Sources : Scorpion

Aristotle [ca. 350 BCE] (De animalibus, Book 4, 7.4; 5, 21.3; 8, 28.1): [Book 4, 7.4] [The scorpion] is the only insect that has a long tail; it has claws... [Book 5, 21.3] The land-scorpions also bring forth many egg-like maggots, upon which they incubate. When the young ones are perfect, they drive out and destroy their parents like spiders, for they are frequently eleven in number.[Book 8, 28.1] All the scorpions about Pharus and other places are not painful, but in Caria and other localities they are frequent, and large, and fierce, and their sting is fatal to either man or beast, even to sows, which are but little influenced by the bite of other creatures, and black sows are more easily affected than others. The swine die very soon after being stung, if they come near the water. - [Cresswell translation, 1887]

Ovid [1st century CE] (The Metamorphoses, Book 15, 361-390): If you remove the hollow claws of land-crabs, and put the rest under the soil, a scorpion, with its curved and threatening tail, will emerge from the parts interred... - [Kline translation]

Lucan [1st century CE] (Pharsalia, book 9, verse 926-931): Who would deem / A puny scorpion had strength to slay? / Yet with his threatening coils and barb erect / He won the glory of Orion slain ; So bear the stars their witness. - [Ridley, 1919, Volume 2, Page 245]

Pliny the Elder [1st century CE] (Natural History, Book 11, 30): Land scorpions also like spiders produce grubs resembling eggs and die in the same way as spiders; they are a horrible plague, poisonous like snakes, except that they inflict a worse torture by dispatching the victim with a lingering death lasting three days, their wound being always fatal to girls and almost absolutely so to women, but to men only in the morning, when they are coming out of their holes, before they emit their yet unsated poison by some accidental stroke. Their tail is always engaged in striking and does not stop practicing at any moment, lest it should ever miss an opportunity it strikes both a sideways stroke and one with the tail bent up. Apollodorus states that these insects emit a white poison, and he divides them into nine kinds, chiefly by their colors, a superfluous task, since he does not let us know which he pronounces to be the least deadly. He says that some have a pair of stings, and that the males are fiercest - for he attributes coupling to these creatures - but that they can be recognized by their long slender shape; and that all are poisonous at midday, when they have got hot from the warmth of the sun, and also that when they are thirsty they cannot have their fill of drinking. It is also agreed that those with six joints in the tail are more savage - for the majority have five. This curse of Africa is actually given the power of flight by a south wind, which supports their arms when they spread them out like oars. Apollodorus before mentioned definitely states that some possess wings. The Psylli tribe, who by importing the poisons of all the other countries for their own profit have filled Italy with foreign evils, have tried to bring these creatures here also, but they have proved unable to live this side of the climate of Sicily. Nevertheless they are sometimes seen in Italy, though these are harmless, and in many other places, for instance in the neighborhood of Pharos in Egypt. In Scythia they kill even pigs, which normally are exceptionally immune to such poisons, black pigs indeed more quickly, if they plunge into water. For a human victim the ashes of the creatures themselves drunk in wine are thought to be a cure. It is thought that to be dipped in oil is a great disaster to geckos [stellonibus, newts] as well as scorpions; but geckos at least are harmless; these too are bloodless, and are shaped like a lizard; equally scorpions are believed to do no harm whatever to any bloodless creatures. Some think that they also devour their own offspring, and that only one is left, a specially clever one that by perching on his mothers haunches secures himself by this position against both her tail and her bite; and that this one is the avenger of the rest, as he finally kills their parent with a blow from above. They are produced in broods of eleven. - [Rackham translation]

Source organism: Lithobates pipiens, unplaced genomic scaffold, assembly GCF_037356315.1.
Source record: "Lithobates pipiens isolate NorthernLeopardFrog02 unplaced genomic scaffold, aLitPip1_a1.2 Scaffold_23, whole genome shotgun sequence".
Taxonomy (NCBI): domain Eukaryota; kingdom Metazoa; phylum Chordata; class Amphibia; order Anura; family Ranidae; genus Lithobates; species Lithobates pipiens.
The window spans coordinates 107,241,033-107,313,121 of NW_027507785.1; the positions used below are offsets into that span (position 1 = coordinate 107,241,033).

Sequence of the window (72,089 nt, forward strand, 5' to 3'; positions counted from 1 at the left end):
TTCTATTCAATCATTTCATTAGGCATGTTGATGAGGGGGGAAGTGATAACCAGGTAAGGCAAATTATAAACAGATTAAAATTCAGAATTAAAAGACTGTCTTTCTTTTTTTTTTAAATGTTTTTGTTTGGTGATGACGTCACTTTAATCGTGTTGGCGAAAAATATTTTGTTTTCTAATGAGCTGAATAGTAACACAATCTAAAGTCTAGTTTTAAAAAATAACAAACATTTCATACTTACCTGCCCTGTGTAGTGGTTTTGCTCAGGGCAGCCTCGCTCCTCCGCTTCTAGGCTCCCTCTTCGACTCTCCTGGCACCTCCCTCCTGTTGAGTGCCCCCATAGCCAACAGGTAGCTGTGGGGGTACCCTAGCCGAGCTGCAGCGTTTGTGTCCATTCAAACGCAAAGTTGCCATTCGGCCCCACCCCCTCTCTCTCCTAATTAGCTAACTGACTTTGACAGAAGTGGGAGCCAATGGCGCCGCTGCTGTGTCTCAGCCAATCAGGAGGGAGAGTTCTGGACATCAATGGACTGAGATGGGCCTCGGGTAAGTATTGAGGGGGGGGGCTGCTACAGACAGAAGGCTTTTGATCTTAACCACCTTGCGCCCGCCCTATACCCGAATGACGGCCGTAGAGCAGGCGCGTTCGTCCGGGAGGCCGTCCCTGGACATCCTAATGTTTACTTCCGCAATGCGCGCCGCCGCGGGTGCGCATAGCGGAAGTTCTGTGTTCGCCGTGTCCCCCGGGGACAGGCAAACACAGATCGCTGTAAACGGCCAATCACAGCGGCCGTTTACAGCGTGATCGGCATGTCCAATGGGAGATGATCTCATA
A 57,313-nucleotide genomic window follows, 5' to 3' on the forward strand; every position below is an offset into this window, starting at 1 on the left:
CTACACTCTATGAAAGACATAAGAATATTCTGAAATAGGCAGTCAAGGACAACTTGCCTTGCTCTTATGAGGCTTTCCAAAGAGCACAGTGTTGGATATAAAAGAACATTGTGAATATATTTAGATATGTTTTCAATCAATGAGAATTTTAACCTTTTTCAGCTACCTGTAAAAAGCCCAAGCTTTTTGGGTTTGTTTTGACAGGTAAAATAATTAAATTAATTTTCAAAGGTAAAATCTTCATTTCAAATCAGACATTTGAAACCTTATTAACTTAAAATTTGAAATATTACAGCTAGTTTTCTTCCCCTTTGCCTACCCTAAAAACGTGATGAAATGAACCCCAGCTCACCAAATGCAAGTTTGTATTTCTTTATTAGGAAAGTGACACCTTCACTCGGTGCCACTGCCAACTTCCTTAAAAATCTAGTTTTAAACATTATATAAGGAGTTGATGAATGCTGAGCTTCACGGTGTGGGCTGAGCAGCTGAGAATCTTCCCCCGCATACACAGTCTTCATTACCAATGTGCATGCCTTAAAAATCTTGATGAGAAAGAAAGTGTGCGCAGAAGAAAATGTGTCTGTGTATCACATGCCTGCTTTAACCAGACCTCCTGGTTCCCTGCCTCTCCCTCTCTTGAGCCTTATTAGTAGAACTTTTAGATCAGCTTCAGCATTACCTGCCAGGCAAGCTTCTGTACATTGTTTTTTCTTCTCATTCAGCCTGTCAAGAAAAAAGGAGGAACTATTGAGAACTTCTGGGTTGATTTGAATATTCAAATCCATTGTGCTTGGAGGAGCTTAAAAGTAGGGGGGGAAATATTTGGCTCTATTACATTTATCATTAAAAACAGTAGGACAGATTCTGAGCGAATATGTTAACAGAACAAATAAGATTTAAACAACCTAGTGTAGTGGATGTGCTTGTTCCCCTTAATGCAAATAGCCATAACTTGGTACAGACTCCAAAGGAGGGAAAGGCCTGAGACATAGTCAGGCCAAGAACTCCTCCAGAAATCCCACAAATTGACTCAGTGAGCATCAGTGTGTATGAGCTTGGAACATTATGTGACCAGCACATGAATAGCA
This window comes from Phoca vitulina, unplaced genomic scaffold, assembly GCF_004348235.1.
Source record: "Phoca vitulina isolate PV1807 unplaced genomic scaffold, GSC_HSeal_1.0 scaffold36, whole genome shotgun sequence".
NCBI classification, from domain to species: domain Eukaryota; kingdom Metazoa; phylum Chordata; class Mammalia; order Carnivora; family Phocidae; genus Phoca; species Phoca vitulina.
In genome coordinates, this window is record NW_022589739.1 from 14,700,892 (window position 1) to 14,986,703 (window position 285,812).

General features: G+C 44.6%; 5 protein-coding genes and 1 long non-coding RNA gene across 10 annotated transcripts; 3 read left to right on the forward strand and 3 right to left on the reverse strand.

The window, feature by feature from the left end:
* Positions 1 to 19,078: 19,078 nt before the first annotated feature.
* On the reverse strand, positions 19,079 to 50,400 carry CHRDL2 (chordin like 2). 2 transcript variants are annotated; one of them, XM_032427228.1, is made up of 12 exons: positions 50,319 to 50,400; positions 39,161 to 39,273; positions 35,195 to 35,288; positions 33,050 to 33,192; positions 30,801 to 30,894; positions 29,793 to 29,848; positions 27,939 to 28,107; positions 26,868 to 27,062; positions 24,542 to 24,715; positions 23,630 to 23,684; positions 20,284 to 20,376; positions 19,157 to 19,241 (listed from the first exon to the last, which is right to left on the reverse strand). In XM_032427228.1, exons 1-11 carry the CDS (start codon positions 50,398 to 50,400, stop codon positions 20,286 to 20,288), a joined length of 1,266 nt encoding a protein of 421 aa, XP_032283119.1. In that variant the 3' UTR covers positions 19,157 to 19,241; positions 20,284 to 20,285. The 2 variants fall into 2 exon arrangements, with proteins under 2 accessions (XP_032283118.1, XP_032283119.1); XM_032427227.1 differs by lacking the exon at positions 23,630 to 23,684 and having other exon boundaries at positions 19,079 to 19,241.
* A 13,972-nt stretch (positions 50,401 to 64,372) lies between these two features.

Gaius Julius Solinus [3rd century CE] (De mirabilibus mundi / Polyhistor, Chapter 27.33): Scorpions ... are reckoned worms, not serpents. - [Arwen Apps translation, 2011]

Isidore of Seville [7th century CE] (Etymologies, Book 11, 4:3; 12, 5.4; 12, 6.17): [Book 11, 4.3] Indeed, many creatures naturally undergo mutation and, when they decay, are transformed into different species – for instance ... scorpions from crabs. Thus Ovid: If you take its curved arms from a crab on the shore a scorpion will emerge and threaten with its hooked tail. [Book 12, 5:4] Scorpions are land vermin; they are counted more appropriately among the vermin than among the snakes. The scorpion is an animal armed with a sting, and was named from this in Greek, because it stings with its tail and infuses venom through the bow-shaped wound. It is characteristic of the scorpion that it does not attack the palm of the hand. [Book 12, 6:17] If ten crabs are tied with basil, all of the scorpions in that area will gather together. - [Barney, Lewis, et. al. translation]